parallel – informal – crude – expand – popular
unlikely – analyst – replacement – cell – chest
It was the day Sarah had been waiting for for nine years, but she couldn’t help but feel the weight of the tragedy that was parallel to her relief. Here she was, twenty-three, and this morning’s dose of beta blockers would her last after every day since fourteen, all because a girl two cities away was hit by a car while walking in the rain.
“How old was she?” Sarah asked as they transferred her from her wheelchair to a hospital bed for pre-op. “Seventeen,” one of the nurses finally said after a long, busy silence.
“And her name?” “Lie down, Sarah.” “Just her first name.” The nurses strapped her down and began rolling her down the hall to the operating room. When they arrived at the doors that her parents could not pass, Sarah’s grip on both of their hands loosened. “We love you, honey. We’ll see you very soon,” they were saying, crying. But Sarah couldn’t feel nervous for the surgery. “Her name,” she demanded again. A nurse at her head sighed and checked the clipboard attached to the bed. “Maribel,” she said. “Maribel,” Sarah repeated softly, relaxing. Her replacement heart has come from a girl named Maribel.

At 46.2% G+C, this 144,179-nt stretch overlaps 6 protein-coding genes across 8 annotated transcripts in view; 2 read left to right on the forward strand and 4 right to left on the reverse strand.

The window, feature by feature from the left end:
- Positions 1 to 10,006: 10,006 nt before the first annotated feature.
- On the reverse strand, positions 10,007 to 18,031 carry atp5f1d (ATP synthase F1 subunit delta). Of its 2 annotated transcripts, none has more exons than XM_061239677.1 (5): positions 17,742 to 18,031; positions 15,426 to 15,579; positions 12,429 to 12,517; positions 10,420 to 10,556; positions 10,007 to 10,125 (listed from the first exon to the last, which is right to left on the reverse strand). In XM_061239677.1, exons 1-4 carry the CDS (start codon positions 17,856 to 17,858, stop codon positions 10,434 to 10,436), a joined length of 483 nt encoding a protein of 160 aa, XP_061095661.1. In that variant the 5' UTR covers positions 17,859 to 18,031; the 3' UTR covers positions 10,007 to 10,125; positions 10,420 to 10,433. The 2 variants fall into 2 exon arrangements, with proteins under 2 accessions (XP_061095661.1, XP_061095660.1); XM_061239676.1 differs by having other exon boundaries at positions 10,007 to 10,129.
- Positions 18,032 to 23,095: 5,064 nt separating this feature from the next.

The procedure went smoothly. Aortas now expanded and collapsed in Sarah’s chest, when hours ago the beating cells belonged to another life. When Sarah awoke she could only think of the funeral. “Did I miss the service? I want to go.” “Honey, you have to recover…” This was from her parents and the nurses both. “Wheel me there, I don’t care. I have to go.” And so, after only one day of rest in the hospital, but showing an unlikely strength, Sarah was driven to the funeral.
Sarah learned, sitting at the back of the quiet, weeping room, that Maribel was going to college in the fall to become a data analyst. She also learned Maribel Anne Porter was staggeringly beautiful and popular too. They said it shone off of her like an angel’s halo. Sarah felt embarrassingly informal when meeting Maribel’s loved ones. She sat in her wheelchair, still in a pair of her hospital pyjamas, with her scars still crude and sore under her clothes.
At a moment when she was alone, a boy, twenty, introduced himself as Jeremy, Maribel’s boyfriend. After talking pleasantly, the two gently shook hands in goodbye. Sarah was stunned then to feel a waver in her heart. It felt like a tower bell had been struck with a sledgehammer.